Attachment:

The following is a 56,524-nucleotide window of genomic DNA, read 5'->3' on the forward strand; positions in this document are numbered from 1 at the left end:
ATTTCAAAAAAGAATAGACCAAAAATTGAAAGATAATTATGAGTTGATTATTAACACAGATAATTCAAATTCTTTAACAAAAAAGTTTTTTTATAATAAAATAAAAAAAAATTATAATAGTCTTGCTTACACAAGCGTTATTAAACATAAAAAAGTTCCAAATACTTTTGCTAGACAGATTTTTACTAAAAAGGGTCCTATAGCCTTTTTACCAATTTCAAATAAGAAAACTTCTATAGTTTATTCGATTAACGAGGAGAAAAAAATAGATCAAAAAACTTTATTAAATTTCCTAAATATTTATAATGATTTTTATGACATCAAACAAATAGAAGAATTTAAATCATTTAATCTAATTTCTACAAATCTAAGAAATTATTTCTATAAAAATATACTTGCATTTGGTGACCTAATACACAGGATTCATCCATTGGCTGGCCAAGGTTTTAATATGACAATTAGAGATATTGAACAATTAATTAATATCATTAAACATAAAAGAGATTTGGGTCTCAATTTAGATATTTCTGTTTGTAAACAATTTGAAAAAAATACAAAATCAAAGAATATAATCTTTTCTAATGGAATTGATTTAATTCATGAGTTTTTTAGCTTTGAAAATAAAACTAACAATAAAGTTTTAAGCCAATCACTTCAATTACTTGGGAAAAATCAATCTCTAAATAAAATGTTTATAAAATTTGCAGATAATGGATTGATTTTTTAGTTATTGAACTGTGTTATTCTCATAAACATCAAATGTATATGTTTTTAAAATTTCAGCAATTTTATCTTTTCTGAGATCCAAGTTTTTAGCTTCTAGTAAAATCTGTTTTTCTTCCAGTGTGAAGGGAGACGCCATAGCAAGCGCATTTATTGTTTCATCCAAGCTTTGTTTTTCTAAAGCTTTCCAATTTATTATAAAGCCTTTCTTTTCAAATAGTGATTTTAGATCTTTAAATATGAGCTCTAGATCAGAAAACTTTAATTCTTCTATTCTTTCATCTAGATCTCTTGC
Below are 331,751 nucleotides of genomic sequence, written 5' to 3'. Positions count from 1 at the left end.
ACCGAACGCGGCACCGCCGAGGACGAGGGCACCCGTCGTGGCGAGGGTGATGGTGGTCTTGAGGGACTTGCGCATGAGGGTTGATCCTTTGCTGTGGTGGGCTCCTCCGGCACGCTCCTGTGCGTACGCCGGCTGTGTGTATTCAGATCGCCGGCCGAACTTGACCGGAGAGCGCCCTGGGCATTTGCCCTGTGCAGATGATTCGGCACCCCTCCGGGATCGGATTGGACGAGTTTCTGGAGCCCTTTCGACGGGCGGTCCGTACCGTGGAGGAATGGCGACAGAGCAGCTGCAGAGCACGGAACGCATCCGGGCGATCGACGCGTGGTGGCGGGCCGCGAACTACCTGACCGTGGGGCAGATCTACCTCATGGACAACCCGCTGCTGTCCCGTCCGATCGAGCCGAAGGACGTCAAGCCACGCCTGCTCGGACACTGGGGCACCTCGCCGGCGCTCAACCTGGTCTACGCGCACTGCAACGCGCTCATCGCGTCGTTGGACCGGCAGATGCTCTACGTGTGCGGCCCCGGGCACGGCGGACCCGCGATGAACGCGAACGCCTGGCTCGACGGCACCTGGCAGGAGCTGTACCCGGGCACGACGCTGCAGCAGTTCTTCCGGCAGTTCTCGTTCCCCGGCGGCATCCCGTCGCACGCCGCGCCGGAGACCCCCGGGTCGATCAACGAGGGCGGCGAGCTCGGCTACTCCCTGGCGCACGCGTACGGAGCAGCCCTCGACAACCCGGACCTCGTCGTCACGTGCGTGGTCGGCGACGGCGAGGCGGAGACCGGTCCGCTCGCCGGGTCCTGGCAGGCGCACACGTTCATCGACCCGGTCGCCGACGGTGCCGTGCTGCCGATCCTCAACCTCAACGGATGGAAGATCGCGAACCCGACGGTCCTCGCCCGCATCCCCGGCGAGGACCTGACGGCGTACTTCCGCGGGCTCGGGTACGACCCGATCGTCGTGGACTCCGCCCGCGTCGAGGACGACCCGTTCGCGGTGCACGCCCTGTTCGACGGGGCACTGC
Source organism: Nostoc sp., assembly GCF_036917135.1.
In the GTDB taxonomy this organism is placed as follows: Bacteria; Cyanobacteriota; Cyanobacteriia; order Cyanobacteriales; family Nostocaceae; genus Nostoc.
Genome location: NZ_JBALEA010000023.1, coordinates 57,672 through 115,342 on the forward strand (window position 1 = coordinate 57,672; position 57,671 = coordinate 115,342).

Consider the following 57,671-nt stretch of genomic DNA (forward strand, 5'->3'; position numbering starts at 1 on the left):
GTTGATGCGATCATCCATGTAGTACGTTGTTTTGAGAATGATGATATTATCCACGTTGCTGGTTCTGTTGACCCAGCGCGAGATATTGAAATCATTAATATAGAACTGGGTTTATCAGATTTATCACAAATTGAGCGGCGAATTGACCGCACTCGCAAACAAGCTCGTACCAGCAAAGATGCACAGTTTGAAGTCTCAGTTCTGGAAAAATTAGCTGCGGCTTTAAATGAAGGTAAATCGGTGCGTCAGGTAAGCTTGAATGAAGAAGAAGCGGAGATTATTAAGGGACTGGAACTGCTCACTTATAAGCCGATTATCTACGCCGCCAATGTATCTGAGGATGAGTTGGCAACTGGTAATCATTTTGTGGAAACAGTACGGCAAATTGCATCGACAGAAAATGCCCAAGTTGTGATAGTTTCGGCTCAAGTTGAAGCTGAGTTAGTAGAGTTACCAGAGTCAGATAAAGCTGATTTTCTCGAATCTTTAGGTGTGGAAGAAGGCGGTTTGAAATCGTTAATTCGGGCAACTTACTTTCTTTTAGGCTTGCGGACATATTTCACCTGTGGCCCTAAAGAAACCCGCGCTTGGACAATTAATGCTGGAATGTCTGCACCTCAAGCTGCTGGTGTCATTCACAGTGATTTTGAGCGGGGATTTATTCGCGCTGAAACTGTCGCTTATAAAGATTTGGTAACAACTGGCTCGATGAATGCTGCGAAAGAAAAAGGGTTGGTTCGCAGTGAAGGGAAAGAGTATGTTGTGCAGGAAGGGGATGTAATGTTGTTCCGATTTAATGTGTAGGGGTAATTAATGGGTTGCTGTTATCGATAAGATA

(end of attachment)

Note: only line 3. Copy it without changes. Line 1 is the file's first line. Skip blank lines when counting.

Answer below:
Below are 331,751 nucleotides of genomic sequence, written 5' to 3'. Positions count from 1 at the left end.